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Home > Export/Import > Customs Answer(FAQ) > 4040: Outline of the Agreement between Japan and Australia for an Economic Partnership(FAQ)

4040: Outline of the Agreement between Japan and Australia for an Economic Partnership(FAQ)

  In April 2014, the two leaders of Japan and Australia confirmed the substantive agreement on a bilateral Economic Partnership Agreement between Japan and Australia (JAEPA), on the basis of a series of negotiations since April 2007. The JAEPA was signed by both countries in July 2014, and entered into force in January 2015.

 The JAEPA became the 14th economic partnership agreement for Japan, following those concluded with Singapore, Mexico, Malaysia, Chile, Thailand, Indonesia, Brunei, all of ASEAN, Philippines, Switzerland, Vietnam, India and Peru.


  1. Summary of the Agreement

  The JAEPA will promote liberalization and facilitation of trade in goods and services and increase investment opportunities between Japan and Australia, thereby enhancing bilateral partnership regarding economic activities. It will also strengthen cooperation in various areas such as food supply, energy and mineral resources, movement of natural persons, competition and consumer protection, intellectual property and government procurement.
  It is expected that entry into force of the JAEPA will greatly invigorate both economies and further strengthen the relationship between the two countries.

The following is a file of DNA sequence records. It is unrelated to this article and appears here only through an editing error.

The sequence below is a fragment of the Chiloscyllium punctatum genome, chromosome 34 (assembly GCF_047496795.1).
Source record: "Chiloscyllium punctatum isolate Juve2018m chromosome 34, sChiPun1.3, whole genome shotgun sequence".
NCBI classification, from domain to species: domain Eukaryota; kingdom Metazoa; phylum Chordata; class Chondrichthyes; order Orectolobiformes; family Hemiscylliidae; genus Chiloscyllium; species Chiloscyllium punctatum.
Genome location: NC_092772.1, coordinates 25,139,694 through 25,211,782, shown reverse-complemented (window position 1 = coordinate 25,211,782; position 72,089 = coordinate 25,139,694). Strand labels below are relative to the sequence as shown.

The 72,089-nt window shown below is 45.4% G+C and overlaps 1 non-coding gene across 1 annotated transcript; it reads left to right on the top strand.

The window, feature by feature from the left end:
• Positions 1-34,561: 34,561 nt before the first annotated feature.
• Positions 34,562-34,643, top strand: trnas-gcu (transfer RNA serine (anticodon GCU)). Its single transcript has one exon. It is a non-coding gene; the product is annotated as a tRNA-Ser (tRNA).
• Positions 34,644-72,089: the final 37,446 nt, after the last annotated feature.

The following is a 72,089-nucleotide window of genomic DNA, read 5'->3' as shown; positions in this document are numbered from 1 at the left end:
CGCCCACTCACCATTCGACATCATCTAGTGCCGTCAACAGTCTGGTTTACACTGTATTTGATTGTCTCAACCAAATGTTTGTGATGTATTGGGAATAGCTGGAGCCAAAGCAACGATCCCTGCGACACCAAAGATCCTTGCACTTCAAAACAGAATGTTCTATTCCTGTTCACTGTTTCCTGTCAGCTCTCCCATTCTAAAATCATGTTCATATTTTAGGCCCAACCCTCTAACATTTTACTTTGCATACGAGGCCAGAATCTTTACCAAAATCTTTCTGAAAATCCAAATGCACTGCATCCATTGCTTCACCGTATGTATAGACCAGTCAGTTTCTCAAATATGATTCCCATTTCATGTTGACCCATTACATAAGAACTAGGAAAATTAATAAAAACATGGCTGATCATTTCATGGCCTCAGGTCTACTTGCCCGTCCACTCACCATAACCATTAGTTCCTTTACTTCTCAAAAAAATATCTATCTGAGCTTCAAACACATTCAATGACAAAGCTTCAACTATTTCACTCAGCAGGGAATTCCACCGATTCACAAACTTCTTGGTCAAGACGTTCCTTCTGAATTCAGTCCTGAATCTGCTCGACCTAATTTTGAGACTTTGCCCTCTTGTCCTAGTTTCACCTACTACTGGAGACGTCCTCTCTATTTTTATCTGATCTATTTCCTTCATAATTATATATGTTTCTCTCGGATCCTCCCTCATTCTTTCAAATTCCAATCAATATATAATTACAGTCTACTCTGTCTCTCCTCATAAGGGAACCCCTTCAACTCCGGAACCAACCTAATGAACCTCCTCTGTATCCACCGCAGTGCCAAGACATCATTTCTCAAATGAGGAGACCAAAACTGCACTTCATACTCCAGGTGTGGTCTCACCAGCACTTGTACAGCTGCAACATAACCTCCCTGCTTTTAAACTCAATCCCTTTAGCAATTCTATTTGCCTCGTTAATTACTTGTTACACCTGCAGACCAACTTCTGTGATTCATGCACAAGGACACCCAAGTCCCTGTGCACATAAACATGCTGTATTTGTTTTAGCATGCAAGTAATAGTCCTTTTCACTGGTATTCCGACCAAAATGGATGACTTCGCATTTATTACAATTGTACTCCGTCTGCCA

2. Significance of the Agreement

  Australia is Japan's 10th export partner and 3rd import partner (2023 Trade Statistics, Ministry of Finance).
  The JAEPA is expected to promote the liberalization and facilitation of trade and investment between the two countries and will further vitalize both economies by strengthening reciprocal economic ties in wide-ranging fields.


3. Key elements in the Agreement

   (1) Trade in goods: Commitments of comprehensive tariff elimination and reduction for mining and industrial products, and for agricultural products in bilateral trade.
   (2) Customs procedures and trade facilitation: Provisions for ensuring transparency of customs procedures, proper application of customs-related laws, framework for prompt clearance of goods, and promotion of a cooperation and information exchange.
   (3) Food supply, energy and mineral resources: Commitments of stable supply of food, energy and mineral resources and export restrictions on specific items.
   (4) Services: Commitments of providing national treatment, most-favoured-nation treatment and market access to service providers of the other Party in areas other than those listed in Annex. Additional commitments of telecommunication services and financial services also included.
   (5) Investment: Commitments of national treatment and most-favoured-nation treatment for investment activities by investors from the other Party (including activities at the stage of investment approval), prohibition of performance requirements, and provision of conducting a review for an Investor State Dispute Settlement (ISDS) mechanism.
   (6) Intellectual property: Adequate, effective and non-discriminatory protection of intellectual property rights, promotion of efficiency and transparency in the implementation of intellectual property rights system, and sufficient and effective enforcement of intellectual property rights against infringement.
   (7) Promotion of a closer economic relationship: With a view to a closer economic relationship, the establishment of a sub-committee, where representatives of relevant entities may be invited, to hold consultations about the promotion of trade and investment.



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